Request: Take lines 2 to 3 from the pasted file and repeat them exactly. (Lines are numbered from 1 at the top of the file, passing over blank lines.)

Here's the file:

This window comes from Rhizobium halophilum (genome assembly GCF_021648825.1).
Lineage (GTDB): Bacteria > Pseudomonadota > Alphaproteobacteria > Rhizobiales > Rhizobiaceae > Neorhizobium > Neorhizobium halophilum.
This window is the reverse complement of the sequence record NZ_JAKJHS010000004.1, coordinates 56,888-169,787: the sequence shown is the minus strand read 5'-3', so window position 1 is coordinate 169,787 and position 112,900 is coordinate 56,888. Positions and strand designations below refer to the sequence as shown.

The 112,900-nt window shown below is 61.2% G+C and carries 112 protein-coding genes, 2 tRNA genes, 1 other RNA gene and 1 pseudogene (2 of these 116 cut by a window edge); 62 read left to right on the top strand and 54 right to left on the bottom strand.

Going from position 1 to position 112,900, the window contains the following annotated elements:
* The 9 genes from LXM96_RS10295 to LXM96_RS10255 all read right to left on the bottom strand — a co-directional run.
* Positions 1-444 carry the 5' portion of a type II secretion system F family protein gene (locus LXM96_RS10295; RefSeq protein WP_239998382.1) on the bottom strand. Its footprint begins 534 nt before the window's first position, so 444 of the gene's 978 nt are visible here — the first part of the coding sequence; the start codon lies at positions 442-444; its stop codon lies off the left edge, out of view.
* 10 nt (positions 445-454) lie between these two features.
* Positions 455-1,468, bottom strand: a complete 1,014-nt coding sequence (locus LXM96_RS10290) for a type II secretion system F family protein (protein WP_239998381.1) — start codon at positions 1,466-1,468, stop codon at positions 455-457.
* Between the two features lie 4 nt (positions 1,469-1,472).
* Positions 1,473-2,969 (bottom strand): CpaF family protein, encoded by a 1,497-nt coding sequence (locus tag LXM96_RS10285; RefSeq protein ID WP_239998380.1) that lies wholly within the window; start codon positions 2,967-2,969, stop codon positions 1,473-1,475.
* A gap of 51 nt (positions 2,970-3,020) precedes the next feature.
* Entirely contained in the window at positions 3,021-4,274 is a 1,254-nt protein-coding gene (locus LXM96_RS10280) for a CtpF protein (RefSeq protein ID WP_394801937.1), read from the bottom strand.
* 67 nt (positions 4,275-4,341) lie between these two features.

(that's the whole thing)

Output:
Lineage (GTDB): Bacteria > Pseudomonadota > Alphaproteobacteria > Rhizobiales > Rhizobiaceae > Neorhizobium > Neorhizobium halophilum.
This window is the reverse complement of the sequence record NZ_JAKJHS010000004.1, coordinates 56,888-169,787: the sequence shown is the minus strand read 5'-3', so window position 1 is coordinate 169,787 and position 112,900 is coordinate 56,888. Positions and strand designations below refer to the sequence as shown.